There is hard evidence in a basement downtown that the man who recently was dubbed by the FBI as America’s most prolific serial killer lived here in Bibb County for a while.
The confessed killer appears expressionless, donning a snappy blue suit and holding a handkerchief in his mugshot at the Macon Police Department after an arrest for DUI and driving on the left side of the road April 5, 1975.
The picture is taped to a stock card inked with fingerprints that lists the man’s name as William Lewis, a 33-year-old who worked for the city’s sanitation department.
However, the fingerprints belong to Samuel Little, who used Lewis among a number of aliases over the decades.
Last year, the 72-year-old career criminal, from Reynolds, Georgia, confessed to killing 93 people across the country between 1970 and 2005. So far, the FBI has confirmed Little was responsible for at least 50 of the slayings, making him “the most prolific serial killer in U.S. history,” the agency posted on its website Oct. 6.
Two of his victims were murder cases worked by the Macon Police Department and the Bibb County Sheriff’s Office.
On Sept. 8, 1977, a woman’s remains were discovered in the front yard of a house on Riverside Drive. Her identity is unknown to this day. Police estimated she was 30-40 years old.
GBI forensic artist Kelly Lawson used the woman’s skill to create a reconstruction of what her face might have looked like. The hope is that someone might recognize it and help identify her.
A year later, on September 29, 1978, Little was arrested by the Bibb County Sheriff’s Office. A mug shot was provided to the FBI and is pictured on its website, but The Telegraph was told there is no record of that arrest. It was unclear what charges were or if Little used an alias.
Little also confessed to killing 18-year-old Fredonia Smith in 1982.
Smith’s remains were discovered in heavy underbrush in the backyard of a house at 1088 Magnolia St., adjacent to Washington Park. Smith had been dead about a month when Mildred Hockman, who lived there with her husband, a Mercer University professor, discovered her remains. Smith’s case had gone cold until Little’s confession.
A wealth of records
Kittie Cosper is the records keeper for Bibb County. She lords over hundreds of thousands of records kept on shelves and in filing cabinets in the basement of the old Sears building, which is now occupied by the sheriff’s office.
Cosper remembers poring through files with investigators, looking for Little’s fingerprint card.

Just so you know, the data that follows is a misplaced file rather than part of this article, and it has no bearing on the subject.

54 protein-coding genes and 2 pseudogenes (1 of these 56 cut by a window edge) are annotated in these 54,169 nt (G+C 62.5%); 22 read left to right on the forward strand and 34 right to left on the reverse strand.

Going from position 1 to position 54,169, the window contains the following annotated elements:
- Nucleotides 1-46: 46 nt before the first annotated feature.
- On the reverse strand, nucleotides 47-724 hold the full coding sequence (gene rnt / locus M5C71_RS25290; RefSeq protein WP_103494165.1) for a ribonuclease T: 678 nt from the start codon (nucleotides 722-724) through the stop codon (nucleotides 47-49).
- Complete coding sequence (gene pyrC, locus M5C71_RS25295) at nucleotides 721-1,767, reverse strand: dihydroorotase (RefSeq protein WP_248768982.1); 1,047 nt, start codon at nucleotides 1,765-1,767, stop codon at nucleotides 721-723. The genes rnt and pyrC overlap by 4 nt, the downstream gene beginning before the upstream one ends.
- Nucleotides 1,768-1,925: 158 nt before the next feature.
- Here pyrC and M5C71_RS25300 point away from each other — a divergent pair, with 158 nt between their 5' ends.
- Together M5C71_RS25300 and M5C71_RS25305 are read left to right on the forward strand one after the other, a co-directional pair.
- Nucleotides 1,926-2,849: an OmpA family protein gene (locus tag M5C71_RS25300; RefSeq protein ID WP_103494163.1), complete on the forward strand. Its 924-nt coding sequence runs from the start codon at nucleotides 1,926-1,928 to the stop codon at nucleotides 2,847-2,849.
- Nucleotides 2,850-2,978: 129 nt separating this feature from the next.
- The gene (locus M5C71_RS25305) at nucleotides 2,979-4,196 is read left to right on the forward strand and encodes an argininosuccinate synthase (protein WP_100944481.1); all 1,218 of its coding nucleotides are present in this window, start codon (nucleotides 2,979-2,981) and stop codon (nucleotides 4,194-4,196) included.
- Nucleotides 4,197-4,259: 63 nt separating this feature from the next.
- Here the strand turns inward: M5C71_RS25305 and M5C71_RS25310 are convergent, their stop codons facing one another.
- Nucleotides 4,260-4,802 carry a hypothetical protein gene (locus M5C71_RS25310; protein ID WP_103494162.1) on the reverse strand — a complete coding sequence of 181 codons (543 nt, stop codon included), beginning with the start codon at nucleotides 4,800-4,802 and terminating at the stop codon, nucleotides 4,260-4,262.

“It was under a different name, so we came down here looking,” she said. It was Lt. Sean DeFoe who spotted the file and “he said, ‘This looks like him but it’s under a different name.’”
Cosper also is in charge of maintaining the more than 200 cremains that have gone unclaimed. There are more in Bibb County Coroner Leon Jones’s office.
Thick bound and ornately decorated books titled “Marriage Record: White” and “Colored Marriage Record,” are still on the shelves along with “Oaths of Liquor Dealers and Bonds” from the 1800s, “Mental Cases,” “Lunacy Dockets” and “Lunacy Records.”
While Kittie’s basement is off-limits to the general public, anyone can file an open records request and ask for documents of interest. To do this, email Janice Ross, clerk of the Macon-Bibb County Commission, at email@example.com.
Even more records are housed at the county engineering building on the other end of Third Street.
Maps, records of easements, land records and more are kept on a digital server or in physical form there.
“If you want to know when a road was paved or this statue was made, you have to know about when it is so you can grab the segment of time and start looking,” Paul Hoinowski, a survey party chief who oversees those records, said. “The point is, there’s all this old stuff here with little details. Who knows what you might find.”
Plans for roads, some of which never came to fruition, are also among available records.
At some point, addresses in Macon changed. To find the original address for a particular house, one has to open two different cabinets.
The first cabinet contains street names and current addresses with a corresponding number. Using the number, the old address can be found in a second cabinet. There are no dates.
The public is welcome to view the maps in the engineering building with prior notice. A request to do this may be made to Ross.
There are hundreds of thousands of hand-written property transaction records, some detailing humans who were bought and sold, dating back to 1823. An effort is underway to digitize the records, but the mezzanine in the courthouse where they are located is not accessible to the public.
A bank vault in the Macon-Bibb County Government building contains records of the old Macon City Council and Bibb County Board of Commissioners meetings. There also are random pictures, scrap books and other records available for the public to view.
Lastly, there’s The Telegraph archives, which chronicle this city’s history starting in 1826. Archives are word searchable for Telegraph subscribers: https://macon.newsbank.com/